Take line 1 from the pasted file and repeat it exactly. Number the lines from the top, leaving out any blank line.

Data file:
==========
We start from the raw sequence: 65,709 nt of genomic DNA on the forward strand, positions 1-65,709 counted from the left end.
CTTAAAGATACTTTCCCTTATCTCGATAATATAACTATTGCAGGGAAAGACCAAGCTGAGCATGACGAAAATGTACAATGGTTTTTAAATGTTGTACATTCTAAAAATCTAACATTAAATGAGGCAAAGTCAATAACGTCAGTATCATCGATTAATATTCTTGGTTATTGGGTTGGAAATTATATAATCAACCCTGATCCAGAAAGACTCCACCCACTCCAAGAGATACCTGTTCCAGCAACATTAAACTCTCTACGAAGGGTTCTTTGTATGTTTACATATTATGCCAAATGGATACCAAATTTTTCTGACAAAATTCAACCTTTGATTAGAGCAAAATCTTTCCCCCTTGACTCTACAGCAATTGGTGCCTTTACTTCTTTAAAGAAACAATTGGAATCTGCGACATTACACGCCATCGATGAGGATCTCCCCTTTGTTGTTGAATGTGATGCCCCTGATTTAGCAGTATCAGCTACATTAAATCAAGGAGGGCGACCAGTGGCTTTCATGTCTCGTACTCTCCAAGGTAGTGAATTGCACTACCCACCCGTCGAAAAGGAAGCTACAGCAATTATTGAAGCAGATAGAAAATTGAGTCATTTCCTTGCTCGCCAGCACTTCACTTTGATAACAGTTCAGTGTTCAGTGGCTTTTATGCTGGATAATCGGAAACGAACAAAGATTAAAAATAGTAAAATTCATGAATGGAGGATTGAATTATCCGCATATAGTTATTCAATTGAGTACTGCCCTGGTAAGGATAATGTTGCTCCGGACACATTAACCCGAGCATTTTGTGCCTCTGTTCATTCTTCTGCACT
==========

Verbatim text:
We start from the raw sequence: 65,709 nt of genomic DNA on the forward strand, positions 1-65,709 counted from the left end.